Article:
Electrotherapy, is a medical treatment that uses an electrical current to treat pain, muscle loss or weakness, and depression. Although the idea of being treated using electricity might sound a little strange (electroshock is not a word that has nice connotations for most people) the truth is that electricity has been used to treat these types of symptoms for a very long time. In actuality, electricity is one of the safest, most effective ways to treat pain and other types of illness. Because electrotherapy is not a drug and leaves no traces in the system, it has very few side effects.
The History of Electrotherapy
In the year 1855 Guillaume DuChenne, (he would later be known as the father of modern electrotherapy), took as evidence that muscle contractions took place upon electric stimulation, and concluded that this type of shock was a way to act upon the nervous system– for good and for bad, it was discovered.
Electrotherapy has never had a really good reputation. Even now, when studies show that electrotherapy can have a positive influence on the nervous system and help to build muscle, there are lots of “quacks” and cheat products on the market to trick desperate people out of their money. This makes it difficult to find legitimate information about how well electrotherapy works.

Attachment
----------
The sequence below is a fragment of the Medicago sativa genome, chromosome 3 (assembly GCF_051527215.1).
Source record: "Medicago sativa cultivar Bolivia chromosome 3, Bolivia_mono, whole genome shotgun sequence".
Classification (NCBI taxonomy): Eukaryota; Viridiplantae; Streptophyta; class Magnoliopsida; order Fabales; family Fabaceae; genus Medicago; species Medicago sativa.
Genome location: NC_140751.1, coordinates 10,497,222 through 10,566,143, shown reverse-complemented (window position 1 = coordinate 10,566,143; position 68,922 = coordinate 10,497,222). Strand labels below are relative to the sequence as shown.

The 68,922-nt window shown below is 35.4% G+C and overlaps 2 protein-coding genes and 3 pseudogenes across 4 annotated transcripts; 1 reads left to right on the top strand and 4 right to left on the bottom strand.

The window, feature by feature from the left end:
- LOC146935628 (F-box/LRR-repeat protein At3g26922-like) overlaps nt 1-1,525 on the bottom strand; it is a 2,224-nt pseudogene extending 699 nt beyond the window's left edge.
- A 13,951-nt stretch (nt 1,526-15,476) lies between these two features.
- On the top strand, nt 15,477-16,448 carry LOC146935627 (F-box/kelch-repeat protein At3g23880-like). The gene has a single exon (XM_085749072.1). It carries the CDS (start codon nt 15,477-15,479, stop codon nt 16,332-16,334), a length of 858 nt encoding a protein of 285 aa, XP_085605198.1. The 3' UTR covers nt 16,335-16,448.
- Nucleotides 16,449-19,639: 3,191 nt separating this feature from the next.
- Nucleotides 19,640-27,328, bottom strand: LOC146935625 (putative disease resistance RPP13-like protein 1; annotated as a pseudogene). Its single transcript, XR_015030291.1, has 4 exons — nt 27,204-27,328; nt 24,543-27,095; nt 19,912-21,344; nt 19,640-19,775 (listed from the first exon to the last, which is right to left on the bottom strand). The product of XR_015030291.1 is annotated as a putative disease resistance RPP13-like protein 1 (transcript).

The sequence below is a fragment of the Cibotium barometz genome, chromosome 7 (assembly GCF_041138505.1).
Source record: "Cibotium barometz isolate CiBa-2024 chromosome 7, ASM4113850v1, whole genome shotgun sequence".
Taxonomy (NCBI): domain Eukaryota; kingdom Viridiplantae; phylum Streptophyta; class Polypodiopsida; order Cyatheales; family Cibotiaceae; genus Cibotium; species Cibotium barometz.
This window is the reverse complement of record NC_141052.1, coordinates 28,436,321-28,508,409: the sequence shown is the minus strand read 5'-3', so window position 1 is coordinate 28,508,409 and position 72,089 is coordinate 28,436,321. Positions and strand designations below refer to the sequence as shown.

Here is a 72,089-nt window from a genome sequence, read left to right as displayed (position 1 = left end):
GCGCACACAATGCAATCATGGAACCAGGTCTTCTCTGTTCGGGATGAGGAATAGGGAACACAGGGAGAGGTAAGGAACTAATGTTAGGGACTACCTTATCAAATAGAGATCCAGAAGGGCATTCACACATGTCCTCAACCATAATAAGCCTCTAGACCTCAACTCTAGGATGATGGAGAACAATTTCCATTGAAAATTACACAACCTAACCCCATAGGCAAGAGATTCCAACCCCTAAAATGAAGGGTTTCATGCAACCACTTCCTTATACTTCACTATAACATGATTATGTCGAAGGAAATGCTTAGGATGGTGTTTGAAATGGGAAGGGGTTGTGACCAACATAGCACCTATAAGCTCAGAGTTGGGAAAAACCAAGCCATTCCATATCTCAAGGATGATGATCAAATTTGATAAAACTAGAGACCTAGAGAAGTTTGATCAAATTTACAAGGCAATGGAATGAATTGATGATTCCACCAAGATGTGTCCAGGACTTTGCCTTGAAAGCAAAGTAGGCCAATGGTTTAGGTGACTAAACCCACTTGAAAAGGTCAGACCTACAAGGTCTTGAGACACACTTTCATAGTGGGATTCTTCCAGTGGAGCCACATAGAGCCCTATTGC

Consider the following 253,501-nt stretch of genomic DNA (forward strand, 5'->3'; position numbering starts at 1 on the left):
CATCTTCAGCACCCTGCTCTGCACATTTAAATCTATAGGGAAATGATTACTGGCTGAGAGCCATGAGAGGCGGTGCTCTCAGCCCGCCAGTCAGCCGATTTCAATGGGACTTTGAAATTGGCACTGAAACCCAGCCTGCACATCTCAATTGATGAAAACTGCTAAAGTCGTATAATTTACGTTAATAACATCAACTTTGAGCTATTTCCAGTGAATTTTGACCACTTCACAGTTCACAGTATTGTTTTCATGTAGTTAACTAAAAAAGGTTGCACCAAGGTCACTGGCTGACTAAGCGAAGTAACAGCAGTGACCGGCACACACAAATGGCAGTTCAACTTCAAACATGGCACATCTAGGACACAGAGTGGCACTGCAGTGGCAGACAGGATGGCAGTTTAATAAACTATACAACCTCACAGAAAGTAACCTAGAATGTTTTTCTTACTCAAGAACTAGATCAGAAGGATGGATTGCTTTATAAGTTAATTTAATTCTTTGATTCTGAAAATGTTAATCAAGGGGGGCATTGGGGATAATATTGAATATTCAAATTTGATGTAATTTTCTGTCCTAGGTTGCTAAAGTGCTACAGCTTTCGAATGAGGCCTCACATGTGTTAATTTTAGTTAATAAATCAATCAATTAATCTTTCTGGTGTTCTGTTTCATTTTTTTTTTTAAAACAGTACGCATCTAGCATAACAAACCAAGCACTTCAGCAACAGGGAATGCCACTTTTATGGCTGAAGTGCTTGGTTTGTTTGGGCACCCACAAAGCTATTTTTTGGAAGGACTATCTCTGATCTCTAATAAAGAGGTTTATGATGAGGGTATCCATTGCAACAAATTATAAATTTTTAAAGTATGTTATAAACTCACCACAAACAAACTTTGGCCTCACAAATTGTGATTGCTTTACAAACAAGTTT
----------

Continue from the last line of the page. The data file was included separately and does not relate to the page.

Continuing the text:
What is Electrotherapy?
How is this kind of therapy supposed to work? In general, electrotherapy delivers a small, pulsating current to the muscles and nerve endings. This electrical current will cause the muscles to contract and relax, contract and relax. After time, repeated stimulations cause the muscles to strengthen and relax– reducing pain.
Transcutaneous Electrical Nerve Stimulators (TENS)
There are several kind of electrotherapy used today. The most common is Transcutaneous Electrical Nerve Stimulators, or TENS. TENS machines can be purchased and used at home (generally for back or other muscular pain), which allows the user to treat the problem at his or her convenience. The frequency of the electrical signal is also adjustable, allowing patients to decide on the length and intensity of the treatment itself. With TENS treatment, higher frequency signal can be withstood for hours, as it causes little discomfort. However, high-frequency TENS treatment lasts relatively little time. Low-frequency TENS treatment is more uncomfortable, and can generally be endured for only 20-30 minutes. Its effects, however, last significantly longer.
Interferential Current (IFC)
Another kind of electrotherapy is called Interferential Current (IFC) and is essentially a deeper form of TENS. It allows the current to penetrate the skin more deeply than a TENS treatment– it also gives the user less discomfort for a higher level of stimulation.
Galvanic Stimulation (GS)
The last common kind of electrotherapy is Galvanic Stimulation (GS). GS is most useful in treating acute injuries accompanied with bleeding or swelling. Unlike TENS or IFC, which apply an alternating current, GS units apply direct current to the area, and can be used to stop swelling or speed healing.